An example of this would be a protein called HER2. HER2 is found in high levels in about 25% of all breast cancer cells, but normal, healthy cells have hardly any of this protein. Herceptin is a drug that works by attaching itself to HER2 and destroying the cells that contain the protein, allowing doctors to target only the cancer cells. The very first patient to be treated with Herceptin was expected to die within months but, with the help of Herceptin, was able to live decades longer. It was also discovered that around 70% of breast cancers are completely dependent on the hormone estrogen. By using drugs that block these cells’ ability to absorb estrogen, patients that previously this diagnosis would have been considered a death sentence are able to be cured and live long lives. It’s not just breast cancer that have these special features. Many of those diagnosed with melanoma carry a particular mutated gene called BRAF600E, which has allowed doctors to use drugs like Zelboraf to attack this mutated gene, doubling the survival rate for these patients.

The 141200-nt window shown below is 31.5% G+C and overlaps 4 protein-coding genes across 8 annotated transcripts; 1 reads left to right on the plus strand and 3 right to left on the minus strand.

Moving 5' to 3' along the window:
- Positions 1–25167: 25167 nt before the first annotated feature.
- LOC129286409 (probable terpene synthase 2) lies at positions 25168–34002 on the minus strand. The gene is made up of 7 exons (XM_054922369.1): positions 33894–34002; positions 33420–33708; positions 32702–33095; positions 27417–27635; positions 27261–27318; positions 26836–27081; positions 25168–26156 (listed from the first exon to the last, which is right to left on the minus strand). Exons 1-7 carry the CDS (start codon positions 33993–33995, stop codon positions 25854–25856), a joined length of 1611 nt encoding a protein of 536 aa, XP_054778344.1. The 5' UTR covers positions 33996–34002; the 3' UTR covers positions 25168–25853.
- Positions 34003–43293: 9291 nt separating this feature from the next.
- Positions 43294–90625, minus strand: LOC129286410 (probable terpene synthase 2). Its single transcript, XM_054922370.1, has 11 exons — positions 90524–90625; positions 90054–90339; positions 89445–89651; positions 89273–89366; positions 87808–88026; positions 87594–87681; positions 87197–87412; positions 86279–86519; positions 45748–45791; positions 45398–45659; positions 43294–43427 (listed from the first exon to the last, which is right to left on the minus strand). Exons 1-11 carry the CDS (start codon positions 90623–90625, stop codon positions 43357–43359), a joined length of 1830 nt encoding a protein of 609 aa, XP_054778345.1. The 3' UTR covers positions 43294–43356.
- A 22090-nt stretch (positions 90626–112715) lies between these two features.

Despite there being breakthroughs with cancer treatment every day, cancer is a clever and devious disease. Everyone talks about the need for a cure-all cure for cancer, a single miracle treatment that will cure any type of cancer thrown our way, but that won’t be possible. The word cancer does not describe a single disease but a large and diverse family of different diseases, all with different characteristics. While there are still many battles to be won against cancer, with the help of chemotherapy and targeted drugs, we are closer every day to winning the war on cancer and a future where we can think of cancer as just another illness and not a death sentence.
Written by D. Maves